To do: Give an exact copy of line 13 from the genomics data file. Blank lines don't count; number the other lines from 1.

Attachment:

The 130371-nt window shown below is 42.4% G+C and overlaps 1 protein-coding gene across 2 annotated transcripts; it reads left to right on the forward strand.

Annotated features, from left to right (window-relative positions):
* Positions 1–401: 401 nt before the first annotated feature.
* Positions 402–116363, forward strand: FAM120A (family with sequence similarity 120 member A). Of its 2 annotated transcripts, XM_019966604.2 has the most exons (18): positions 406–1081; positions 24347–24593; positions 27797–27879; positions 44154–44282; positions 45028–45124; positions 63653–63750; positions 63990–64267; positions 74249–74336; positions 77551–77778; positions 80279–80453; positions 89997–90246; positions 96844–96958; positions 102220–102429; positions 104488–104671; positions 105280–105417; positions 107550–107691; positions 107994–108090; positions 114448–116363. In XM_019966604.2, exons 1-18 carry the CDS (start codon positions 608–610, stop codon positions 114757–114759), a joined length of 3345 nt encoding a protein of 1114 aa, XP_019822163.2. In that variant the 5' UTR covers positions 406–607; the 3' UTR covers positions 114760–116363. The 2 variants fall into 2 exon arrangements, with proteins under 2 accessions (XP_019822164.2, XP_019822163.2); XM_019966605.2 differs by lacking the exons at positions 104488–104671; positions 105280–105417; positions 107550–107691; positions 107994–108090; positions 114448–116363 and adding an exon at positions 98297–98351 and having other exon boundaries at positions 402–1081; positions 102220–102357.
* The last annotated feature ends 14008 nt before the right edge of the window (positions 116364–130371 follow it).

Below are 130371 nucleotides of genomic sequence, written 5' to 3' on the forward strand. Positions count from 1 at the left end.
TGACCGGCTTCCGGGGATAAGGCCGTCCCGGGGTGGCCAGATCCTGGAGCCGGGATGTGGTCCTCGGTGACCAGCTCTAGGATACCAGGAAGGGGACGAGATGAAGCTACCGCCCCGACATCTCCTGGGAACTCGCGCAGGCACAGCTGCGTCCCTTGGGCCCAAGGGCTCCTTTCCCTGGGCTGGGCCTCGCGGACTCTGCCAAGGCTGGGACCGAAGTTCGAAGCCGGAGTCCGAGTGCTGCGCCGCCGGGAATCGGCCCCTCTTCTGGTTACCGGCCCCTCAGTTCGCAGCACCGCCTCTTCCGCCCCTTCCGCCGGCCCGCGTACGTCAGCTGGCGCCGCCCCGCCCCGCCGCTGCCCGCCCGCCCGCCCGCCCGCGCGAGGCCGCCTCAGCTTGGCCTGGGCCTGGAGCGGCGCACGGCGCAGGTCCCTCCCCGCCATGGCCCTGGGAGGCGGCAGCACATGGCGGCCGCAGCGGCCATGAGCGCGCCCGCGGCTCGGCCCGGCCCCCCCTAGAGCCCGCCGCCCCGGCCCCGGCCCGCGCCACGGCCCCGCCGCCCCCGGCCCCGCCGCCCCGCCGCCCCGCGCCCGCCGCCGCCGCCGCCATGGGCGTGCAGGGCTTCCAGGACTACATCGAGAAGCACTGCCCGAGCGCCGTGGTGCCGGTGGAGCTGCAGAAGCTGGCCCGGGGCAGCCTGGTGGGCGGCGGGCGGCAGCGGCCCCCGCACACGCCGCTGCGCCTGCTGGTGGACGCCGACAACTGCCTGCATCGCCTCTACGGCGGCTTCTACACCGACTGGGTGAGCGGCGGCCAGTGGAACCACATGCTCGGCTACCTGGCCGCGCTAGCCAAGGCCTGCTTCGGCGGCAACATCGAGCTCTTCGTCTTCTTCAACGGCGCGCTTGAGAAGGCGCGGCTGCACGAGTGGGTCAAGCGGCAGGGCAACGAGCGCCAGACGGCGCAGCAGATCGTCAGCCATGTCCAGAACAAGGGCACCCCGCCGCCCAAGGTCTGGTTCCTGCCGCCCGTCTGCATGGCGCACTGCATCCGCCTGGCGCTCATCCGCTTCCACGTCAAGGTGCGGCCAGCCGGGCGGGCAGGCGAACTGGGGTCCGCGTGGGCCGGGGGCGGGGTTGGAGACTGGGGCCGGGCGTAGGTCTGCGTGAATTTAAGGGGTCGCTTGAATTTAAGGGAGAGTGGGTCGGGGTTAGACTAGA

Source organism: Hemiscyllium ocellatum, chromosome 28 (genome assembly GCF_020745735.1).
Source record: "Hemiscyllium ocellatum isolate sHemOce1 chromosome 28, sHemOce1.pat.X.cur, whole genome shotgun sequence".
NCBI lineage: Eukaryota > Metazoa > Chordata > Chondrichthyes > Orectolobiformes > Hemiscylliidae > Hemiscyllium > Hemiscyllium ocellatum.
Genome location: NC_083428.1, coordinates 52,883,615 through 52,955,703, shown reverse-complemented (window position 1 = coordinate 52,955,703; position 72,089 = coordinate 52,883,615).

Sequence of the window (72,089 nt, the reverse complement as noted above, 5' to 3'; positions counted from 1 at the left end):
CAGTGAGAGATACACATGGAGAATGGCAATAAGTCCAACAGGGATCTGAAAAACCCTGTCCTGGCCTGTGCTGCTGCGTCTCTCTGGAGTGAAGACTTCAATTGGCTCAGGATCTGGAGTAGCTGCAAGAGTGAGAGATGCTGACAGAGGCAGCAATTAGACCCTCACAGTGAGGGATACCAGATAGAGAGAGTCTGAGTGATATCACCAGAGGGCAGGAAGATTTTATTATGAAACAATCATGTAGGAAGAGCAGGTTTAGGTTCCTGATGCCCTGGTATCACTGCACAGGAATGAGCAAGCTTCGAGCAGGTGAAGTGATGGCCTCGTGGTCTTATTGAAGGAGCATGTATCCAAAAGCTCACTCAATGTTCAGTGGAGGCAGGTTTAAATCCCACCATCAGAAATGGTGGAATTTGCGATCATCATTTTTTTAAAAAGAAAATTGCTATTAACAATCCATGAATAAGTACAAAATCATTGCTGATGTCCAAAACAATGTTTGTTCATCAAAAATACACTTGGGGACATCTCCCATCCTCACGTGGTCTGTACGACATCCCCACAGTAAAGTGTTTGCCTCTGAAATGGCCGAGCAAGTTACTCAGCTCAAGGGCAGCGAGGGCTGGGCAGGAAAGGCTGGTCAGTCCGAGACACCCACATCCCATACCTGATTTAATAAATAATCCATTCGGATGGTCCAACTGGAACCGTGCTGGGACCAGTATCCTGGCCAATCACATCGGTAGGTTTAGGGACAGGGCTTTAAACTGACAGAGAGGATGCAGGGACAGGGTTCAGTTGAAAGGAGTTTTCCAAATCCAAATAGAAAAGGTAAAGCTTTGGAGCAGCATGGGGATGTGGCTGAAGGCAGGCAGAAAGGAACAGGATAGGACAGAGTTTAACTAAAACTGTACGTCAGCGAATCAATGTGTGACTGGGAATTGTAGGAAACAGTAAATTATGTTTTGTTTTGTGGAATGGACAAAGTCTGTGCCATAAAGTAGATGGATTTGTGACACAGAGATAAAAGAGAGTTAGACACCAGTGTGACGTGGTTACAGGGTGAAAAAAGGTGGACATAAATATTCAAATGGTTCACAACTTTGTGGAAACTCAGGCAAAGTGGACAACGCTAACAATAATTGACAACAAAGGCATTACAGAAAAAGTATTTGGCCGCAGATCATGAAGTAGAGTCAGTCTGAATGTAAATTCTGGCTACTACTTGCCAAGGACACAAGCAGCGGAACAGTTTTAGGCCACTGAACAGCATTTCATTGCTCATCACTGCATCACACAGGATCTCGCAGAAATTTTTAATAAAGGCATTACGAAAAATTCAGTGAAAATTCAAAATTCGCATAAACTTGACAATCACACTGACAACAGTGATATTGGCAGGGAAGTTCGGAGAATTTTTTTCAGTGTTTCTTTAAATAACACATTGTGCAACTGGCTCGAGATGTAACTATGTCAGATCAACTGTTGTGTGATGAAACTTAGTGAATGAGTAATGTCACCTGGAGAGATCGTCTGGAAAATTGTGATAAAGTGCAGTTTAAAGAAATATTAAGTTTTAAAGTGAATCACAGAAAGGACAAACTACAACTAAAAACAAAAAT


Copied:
CAGTGAGAGATACACATGGAGAATGGCAATAAGTCCAACAGGGATCTGAAAAACCCTGTCCTGGCCTGTGCTGCTGCGTCTCTCTGGAGTGAAGACTTCAATTGGCTCAGGATCTGGAGTAGCTGCAAGAGTGAGAGATGCTGACAGAGGCAGCAATTAGACCCTCACAGTGAGGGATACCAGATAGAGAGAGTCTGAGTGATATCACCAGAGGGCAGGAAGATTTTATTATGAAACAATCATGTAGGAAGAGCAGGTTTAGGTTCCTGATGCCCTGGTATCACTGCACAGGAATGAGCAAGCTTCGAGCAGGTGAAGTGATGGCCTCGTGGTCTTATTGAAGGAGCATGTATCCAAAAGCTCACTCAATGTTCAGTGGAGGCAGGTTTAAATCCCACCATCAGAAATGGTGGAATTTGCGATCATCATTTTTTTAAAAAGAAAATTGCTATTAACAATCCATGAATAAGTACAAAATCATTGCTGATGTCCAAAACAATGTTTGTTCATCAAAAATACACTTGGGGACATCTCCCATCCTCACGTGGTCTGTACGACATCCCCACAGTAAAGTGTTTGCCTCTGAAATGGCCGAGCAAGTTACTCAGCTCAAGGGCAGCGAGGGCTGGGCAGGAAAGGCTGGTCAGTCCGAGACACCCACATCCCATACCTGATTTAATAAATAATCCATTCGGATGGTCCAACTGGAACCGTGCTGGGACCAGTATCCTGGCCAATCACATCGGTAGGTTTAGGGACAGGGCTTTAAACTGACAGAGAGGATGCAGGGACAGGGTTCAGTTGAAAGGAGTTTTCCAAATCCAAATAGAAAAGGTAAAGCTTTGGAGCAGCATGGGGATGTGGCTGAAGGCAGGCAGAAAGGAACAGGATAGGACAGAGTTTAACTAAAACTGTACGTCAGCGAATCAATGTGTGACTGGGAATTGTAGGAAACAGTAAATTATGTTTTGTTTTGTGGAATGGACAAAGTCTGTGCCATAAAGTAGATGGATTTGTGACACAGAGATAAAAGAGAGTTAGACACCAGTGTGACGTGGTTACAGGGTGAAAAAAGGTGGACATAAATATTCAAATGGTTCACAACTTTGTGGAAACTCAGGCAAAGTGGACAACGCTAACAATAATTGACAACAAAGGCATTACAGAAAAAGTATTTGGCCGCAGATCATGAAGTAGAGTCAGTCTGAATGTAAATTCTGGCTACTACTTGCCAAGGACACAAGCAGCGGAACAGTTTTAGGCCACTGAACAGCATTTCATTGCTCATCACTGCATCACACAGGATCTCGCAGAAATTTTTAATAAAGGCATTACGAAAAATTCAGTGAAAATTCAAAATTCGCATAAACTTGACAATCACACTGACAACAGTGATATTGGCAGGGAAGTTCGGAGAATTTTTTTCAGTGTTTCTTTAAATAACACATTGTGCAACTGGCTCGAGATGTAACTATGTCAGATCAACTGTTGTGTGATGAAACTTAGTGAATGAGTAATGTCACCTGGAGAGATCGTCTGGAAAATTGTGATAAAGTGCAGTTTAAAGAAATATTAAGTTTTAAAGTGAATCACAGAAAGGACAAACTACAACTAAAAACAAAAAT